Starch is the chief storage form of carbohydrate in plants and the most important source of carbohydrate in human nutrition. A starch molecule is a polysaccharide assembled from the simple sugar glucose ; it can contain anywhere from five hundred to several hundred thousand glucose molecules joined by covalent bonds into a single structure. In addition to its importance in human nutrition, starch has many industrial applications: it is used in the manufacture of paper, textiles, pharmaceuticals, and biodegradable polymers, and it is an additive in foods.
Chemically, starch is composed of two different molecules, amylose and amylopectin. In amylose, the glucose molecules are linked in a "linear" fashion; however, the tetrahedral chemistry of carbon (and the bond angles that result from this chemistry) gives amylose an overall spiral shape. Amylopectin, on the other hand, has a linear arrangement of glucose molecules that includes, at regular intervals, a different kind of linkage between two adjacent glucoses. This different linkage results in the formation of a branched structure and an overall treelike shape for this molecule. Plant starch is typically 20 to 30 percent amylose and 70 to 80 percent amylopectin. The classic test for the presence of starch is reaction with iodine. If starch molecules are present in a substance, the addition of iodine yields a deep blue color, which results from I 2 being trapped inside the spiral structures of amylose molecules.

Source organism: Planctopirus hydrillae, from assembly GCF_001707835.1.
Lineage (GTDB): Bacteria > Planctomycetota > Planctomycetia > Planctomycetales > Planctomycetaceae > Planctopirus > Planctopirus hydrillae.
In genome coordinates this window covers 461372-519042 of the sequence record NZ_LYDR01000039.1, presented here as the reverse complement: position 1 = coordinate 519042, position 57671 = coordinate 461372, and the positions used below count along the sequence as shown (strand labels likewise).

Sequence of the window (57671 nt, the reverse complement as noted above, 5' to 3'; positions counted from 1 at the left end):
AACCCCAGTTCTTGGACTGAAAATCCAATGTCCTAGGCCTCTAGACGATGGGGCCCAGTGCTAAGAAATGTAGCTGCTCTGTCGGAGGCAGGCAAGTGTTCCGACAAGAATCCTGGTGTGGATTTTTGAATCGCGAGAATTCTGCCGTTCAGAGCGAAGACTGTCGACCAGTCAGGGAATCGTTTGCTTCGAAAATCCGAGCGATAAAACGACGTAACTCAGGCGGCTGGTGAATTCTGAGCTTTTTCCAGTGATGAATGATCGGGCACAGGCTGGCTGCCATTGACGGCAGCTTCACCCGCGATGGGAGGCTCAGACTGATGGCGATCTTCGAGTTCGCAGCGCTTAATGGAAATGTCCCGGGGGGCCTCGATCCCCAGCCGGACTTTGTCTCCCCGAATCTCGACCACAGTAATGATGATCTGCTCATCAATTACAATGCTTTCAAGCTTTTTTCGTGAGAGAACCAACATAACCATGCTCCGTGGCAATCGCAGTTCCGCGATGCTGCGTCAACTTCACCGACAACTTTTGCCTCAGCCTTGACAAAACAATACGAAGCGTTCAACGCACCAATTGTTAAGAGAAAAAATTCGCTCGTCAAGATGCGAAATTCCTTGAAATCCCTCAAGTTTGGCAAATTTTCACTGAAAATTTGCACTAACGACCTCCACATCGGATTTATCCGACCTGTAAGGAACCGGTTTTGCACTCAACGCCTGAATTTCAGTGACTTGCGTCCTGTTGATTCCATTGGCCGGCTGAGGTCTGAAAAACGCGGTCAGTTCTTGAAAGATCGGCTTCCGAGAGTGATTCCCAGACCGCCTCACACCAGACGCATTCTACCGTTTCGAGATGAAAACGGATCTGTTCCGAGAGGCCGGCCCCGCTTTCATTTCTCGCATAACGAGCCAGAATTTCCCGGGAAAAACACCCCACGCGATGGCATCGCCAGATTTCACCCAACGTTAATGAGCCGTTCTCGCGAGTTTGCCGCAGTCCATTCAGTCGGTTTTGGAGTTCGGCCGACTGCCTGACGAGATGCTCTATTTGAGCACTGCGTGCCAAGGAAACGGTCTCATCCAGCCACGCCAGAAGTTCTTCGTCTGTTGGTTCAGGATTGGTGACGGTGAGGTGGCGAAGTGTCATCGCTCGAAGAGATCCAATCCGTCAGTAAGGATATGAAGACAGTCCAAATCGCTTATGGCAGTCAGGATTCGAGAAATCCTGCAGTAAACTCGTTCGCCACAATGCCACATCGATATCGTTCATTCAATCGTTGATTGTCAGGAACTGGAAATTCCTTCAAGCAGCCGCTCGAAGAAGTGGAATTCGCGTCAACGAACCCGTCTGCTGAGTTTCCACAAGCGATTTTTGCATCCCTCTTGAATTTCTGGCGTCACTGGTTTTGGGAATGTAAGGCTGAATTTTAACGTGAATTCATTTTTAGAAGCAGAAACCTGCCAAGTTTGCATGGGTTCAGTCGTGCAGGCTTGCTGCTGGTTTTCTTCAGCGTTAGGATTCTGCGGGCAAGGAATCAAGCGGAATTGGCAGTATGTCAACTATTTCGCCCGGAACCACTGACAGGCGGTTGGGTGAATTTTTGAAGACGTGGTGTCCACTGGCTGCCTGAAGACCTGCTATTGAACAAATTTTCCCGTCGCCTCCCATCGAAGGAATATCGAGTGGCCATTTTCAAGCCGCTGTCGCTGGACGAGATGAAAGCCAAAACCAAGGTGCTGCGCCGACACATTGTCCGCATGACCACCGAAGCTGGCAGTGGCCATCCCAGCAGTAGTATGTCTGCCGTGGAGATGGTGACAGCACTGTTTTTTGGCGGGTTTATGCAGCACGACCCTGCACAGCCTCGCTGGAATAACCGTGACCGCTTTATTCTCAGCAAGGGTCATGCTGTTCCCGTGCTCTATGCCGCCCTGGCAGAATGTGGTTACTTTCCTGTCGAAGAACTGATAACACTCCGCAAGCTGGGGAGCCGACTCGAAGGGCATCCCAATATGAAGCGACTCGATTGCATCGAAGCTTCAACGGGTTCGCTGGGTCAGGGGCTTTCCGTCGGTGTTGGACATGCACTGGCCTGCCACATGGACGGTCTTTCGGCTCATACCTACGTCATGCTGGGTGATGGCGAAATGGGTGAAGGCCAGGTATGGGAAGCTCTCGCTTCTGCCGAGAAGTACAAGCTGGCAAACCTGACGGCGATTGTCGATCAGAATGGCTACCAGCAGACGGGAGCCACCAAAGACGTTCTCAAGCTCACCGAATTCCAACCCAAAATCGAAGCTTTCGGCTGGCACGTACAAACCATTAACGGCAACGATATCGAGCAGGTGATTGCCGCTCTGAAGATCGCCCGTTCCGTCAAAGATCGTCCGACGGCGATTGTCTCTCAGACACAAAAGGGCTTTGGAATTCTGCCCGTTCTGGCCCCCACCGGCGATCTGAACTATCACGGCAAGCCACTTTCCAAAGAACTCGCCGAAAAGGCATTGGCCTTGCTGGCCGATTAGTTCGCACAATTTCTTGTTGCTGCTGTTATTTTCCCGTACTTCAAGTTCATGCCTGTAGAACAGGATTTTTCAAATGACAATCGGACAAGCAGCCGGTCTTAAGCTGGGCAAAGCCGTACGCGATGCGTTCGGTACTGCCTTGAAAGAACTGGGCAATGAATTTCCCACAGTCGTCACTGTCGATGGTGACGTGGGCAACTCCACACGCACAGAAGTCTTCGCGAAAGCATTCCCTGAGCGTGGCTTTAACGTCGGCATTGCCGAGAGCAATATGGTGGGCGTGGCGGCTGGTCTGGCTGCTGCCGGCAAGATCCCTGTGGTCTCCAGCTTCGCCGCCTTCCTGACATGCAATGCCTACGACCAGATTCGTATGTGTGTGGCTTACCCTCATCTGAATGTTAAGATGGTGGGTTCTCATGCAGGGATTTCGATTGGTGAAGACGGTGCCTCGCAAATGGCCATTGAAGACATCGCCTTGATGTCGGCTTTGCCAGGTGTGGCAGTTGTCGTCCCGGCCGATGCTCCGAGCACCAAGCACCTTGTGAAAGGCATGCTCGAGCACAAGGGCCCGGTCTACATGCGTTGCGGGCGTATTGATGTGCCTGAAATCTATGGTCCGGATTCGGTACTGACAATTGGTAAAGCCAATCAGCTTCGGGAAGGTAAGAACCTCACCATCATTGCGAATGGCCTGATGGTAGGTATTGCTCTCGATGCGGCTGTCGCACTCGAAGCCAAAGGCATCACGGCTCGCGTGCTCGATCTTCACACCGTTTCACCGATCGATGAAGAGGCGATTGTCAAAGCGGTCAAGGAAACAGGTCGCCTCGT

Starch molecules are broken down by enzymes known as amylases. The digestibility of a specific starch is influenced by its physical form. In plants starch is present in microscopic granules, which impair the enzymatic digestion of starch molecules obtained from plants. Cooking starch-containing items results in the hydration of starch molecules and the swelling of starch granules, increasing the rate and enhancing the enzymatic breakdown of starch. Amylases also convert starch to glucose.
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